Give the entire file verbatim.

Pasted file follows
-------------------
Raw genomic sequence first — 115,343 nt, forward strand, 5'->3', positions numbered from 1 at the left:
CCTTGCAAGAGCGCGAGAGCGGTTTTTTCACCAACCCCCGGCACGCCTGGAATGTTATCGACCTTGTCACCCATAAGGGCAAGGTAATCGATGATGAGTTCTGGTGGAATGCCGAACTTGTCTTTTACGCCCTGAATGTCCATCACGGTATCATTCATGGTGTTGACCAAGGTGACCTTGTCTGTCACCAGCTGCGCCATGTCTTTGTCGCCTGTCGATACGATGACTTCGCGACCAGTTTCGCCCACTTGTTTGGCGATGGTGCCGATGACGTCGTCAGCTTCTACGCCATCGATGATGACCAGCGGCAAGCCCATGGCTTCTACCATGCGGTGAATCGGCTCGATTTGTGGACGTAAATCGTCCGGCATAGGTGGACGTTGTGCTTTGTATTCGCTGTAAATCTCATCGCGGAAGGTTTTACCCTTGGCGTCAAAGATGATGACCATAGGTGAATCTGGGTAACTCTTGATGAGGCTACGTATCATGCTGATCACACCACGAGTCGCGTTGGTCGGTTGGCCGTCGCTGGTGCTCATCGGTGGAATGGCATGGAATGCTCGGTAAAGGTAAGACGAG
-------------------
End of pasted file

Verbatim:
Raw genomic sequence first — 115,343 nt, forward strand, 5'->3', positions numbered from 1 at the left:
CCTTGCAAGAGCGCGAGAGCGGTTTTTTCACCAACCCCCGGCACGCCTGGAATGTTATCGACCTTGTCACCCATAAGGGCAAGGTAATCGATGATGAGTTCTGGTGGAATGCCGAACTTGTCTTTTACGCCCTGAATGTCCATCACGGTATCATTCATGGTGTTGACCAAGGTGACCTTGTCTGTCACCAGCTGCGCCATGTCTTTGTCGCCTGTCGATACGATGACTTCGCGACCAGTTTCGCCCACTTGTTTGGCGATGGTGCCGATGACGTCGTCAGCTTCTACGCCATCGATGATGACCAGCGGCAAGCCCATGGCTTCTACCATGCGGTGAATCGGCTCGATTTGTGGACGTAAATCGTCCGGCATAGGTGGACGTTGTGCTTTGTATTCGCTGTAAATCTCATCGCGGAAGGTTTTACCCTTGGCGTCAAAGATGATGACCATAGGTGAATCTGGGTAACTCTTGATGAGGCTACGTATCATGCTGATCACACCACGAGTCGCGTTGGTCGGTTGGCCGTCGCTGGTGCTCATCGGTGGAATGGCATGGAATGCTCGGTAAAGGTAAGACGAG